PS, dont mind me its 2 here and im tired so i dont know if you will understand all of this.



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  • DonK_UK
    Squire
    posted 01-07-05 01:55 PM CT (US)     24 / 25       
    Damn just read through all the replies and forgot all that I had to say lol.

    By saying I really enjoy when my farms dry out, well i think your right in a way. If ES or whoever were to take out all the mundane multi tasking out of the game there would'nt be much left and it would'nt take that much skill to produce an army and get that "balance right" generally making it a bit to easy. AoM springs to mind. Im pretty sure that was targeted more at younger or lesser skilled gamers.

    I think there has to be a certain "balance" between time spent multitasking and fighting. After all boom and destroy is pretty much the key to RTS's. Like when they came out with auto que farming, in my opinion a god send as that really was annoying, going back to a mill to dump wood in is far less repitition but still a minor multi tasking job that can seperate the good from the bad players. But in AoM everlasting fishing hmm bit crap in my books I'm suprised you have to set point each fish spot per boat actually AoK you didnt did you. Werid.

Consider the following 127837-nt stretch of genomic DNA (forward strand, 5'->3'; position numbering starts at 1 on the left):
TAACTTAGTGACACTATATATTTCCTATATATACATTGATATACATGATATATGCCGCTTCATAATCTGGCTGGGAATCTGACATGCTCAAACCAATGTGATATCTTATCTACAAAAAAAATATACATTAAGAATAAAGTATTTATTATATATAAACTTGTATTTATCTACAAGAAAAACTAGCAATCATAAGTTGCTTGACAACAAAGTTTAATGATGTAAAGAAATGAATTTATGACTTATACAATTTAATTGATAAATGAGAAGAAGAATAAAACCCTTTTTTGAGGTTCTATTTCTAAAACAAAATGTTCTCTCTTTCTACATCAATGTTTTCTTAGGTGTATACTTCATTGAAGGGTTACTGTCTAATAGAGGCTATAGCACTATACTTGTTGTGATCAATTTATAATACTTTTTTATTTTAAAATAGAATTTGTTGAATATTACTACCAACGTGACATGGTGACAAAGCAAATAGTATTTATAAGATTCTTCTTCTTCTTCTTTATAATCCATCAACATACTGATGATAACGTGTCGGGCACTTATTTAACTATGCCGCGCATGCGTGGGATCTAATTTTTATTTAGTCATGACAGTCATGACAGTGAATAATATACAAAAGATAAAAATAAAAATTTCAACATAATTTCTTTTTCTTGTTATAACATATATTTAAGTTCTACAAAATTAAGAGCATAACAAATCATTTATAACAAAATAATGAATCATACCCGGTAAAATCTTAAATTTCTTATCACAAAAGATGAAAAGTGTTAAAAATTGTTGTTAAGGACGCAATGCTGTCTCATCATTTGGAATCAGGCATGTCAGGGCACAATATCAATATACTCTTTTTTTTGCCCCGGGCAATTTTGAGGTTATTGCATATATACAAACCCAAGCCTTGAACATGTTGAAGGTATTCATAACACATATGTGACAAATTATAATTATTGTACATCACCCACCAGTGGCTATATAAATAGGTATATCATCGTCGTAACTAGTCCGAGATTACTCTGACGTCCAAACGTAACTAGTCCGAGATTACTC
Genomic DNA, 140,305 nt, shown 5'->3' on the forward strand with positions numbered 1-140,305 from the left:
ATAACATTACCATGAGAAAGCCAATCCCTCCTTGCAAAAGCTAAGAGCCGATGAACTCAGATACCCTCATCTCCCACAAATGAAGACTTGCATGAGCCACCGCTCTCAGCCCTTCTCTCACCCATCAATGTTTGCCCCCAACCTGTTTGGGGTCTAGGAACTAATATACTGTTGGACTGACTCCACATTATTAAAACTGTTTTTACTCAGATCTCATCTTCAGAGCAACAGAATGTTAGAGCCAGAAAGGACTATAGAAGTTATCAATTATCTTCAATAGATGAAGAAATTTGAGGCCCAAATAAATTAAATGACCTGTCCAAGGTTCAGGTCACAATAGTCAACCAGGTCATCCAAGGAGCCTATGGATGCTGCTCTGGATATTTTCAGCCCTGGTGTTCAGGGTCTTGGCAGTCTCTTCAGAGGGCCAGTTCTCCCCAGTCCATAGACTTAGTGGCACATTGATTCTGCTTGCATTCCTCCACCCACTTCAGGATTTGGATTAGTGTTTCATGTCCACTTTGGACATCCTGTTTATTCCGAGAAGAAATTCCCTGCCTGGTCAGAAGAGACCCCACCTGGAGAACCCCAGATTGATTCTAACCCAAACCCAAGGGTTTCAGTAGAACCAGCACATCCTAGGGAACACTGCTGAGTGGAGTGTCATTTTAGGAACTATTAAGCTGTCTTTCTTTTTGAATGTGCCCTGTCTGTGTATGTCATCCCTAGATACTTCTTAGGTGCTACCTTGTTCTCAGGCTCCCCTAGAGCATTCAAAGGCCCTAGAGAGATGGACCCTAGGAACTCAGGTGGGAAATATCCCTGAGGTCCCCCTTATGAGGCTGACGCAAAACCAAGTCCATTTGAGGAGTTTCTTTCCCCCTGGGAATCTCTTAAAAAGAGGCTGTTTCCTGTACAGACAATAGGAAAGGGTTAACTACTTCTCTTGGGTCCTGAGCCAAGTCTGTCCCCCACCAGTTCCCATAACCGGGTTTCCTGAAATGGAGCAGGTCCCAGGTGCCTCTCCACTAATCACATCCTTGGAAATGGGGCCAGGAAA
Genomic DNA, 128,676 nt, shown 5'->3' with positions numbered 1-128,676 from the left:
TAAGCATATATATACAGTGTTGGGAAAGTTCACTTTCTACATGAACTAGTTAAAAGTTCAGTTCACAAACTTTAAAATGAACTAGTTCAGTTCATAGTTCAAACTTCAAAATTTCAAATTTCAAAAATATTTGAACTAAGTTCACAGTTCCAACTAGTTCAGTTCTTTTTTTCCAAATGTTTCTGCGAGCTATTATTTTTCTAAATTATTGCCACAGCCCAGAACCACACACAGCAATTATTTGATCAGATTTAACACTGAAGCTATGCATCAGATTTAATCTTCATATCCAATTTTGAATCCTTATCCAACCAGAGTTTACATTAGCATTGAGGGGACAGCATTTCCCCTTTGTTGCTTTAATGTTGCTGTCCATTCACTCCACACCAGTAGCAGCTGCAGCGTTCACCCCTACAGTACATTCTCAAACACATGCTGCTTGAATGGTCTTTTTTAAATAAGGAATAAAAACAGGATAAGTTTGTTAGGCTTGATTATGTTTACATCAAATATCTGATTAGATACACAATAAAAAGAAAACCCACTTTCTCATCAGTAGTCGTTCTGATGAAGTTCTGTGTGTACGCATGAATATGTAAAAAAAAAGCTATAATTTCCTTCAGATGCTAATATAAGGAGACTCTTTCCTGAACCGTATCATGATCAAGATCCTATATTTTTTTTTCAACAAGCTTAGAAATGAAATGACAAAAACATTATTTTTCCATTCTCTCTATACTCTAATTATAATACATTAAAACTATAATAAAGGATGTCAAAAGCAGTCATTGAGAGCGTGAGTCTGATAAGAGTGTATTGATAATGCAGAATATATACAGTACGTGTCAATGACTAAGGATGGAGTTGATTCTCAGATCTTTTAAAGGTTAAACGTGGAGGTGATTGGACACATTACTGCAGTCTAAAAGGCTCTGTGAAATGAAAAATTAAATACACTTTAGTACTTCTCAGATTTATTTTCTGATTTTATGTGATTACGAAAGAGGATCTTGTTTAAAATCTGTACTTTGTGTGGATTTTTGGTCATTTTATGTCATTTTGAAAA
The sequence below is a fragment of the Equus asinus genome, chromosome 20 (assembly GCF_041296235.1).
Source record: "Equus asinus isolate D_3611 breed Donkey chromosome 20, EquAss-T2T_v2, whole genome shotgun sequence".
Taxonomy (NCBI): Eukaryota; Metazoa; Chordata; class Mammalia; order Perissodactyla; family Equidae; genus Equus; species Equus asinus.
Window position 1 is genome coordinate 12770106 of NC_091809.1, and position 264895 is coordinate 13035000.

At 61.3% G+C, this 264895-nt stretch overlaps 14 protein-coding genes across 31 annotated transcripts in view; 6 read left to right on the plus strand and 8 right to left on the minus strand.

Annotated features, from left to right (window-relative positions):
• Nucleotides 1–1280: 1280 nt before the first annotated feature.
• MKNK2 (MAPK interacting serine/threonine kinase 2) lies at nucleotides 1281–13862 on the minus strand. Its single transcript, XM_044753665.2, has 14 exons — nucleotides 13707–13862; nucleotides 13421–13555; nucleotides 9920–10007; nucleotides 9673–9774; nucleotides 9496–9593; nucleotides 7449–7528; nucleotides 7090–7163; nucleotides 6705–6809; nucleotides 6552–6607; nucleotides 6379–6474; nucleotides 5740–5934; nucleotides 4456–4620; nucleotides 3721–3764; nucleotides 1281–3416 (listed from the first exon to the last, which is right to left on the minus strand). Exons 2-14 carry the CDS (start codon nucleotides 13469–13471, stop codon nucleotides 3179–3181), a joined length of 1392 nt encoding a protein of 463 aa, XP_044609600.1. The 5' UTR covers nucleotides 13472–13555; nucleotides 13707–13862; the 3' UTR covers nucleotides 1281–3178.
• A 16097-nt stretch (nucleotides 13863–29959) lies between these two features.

King Yngvar
    Squire
    posted 01-11-05 11:19 PM CT (US)     25 / 25       
    I hated RoN as well, but not because of the economy aspects of it, I loved all that. I just did not like the military very well, you still had to micro too much on the economy constantly so there was no time to micromanage what is really fun to micromanage - the fighting. Plus there is not really much tactics in RTS. You send in your troops and go back to the economy. In some rare cases you may fall to ambush, and sometimes you send forward different troop types. Let us say you send your cavalry, the enemy counters with spears, you counter with swordsmen, etc. There is no real tactics, no flanking advantage, rear advantage, etc. The cavalry doesn't even charge. Nothing that hurts the morale, because there is no morale factor.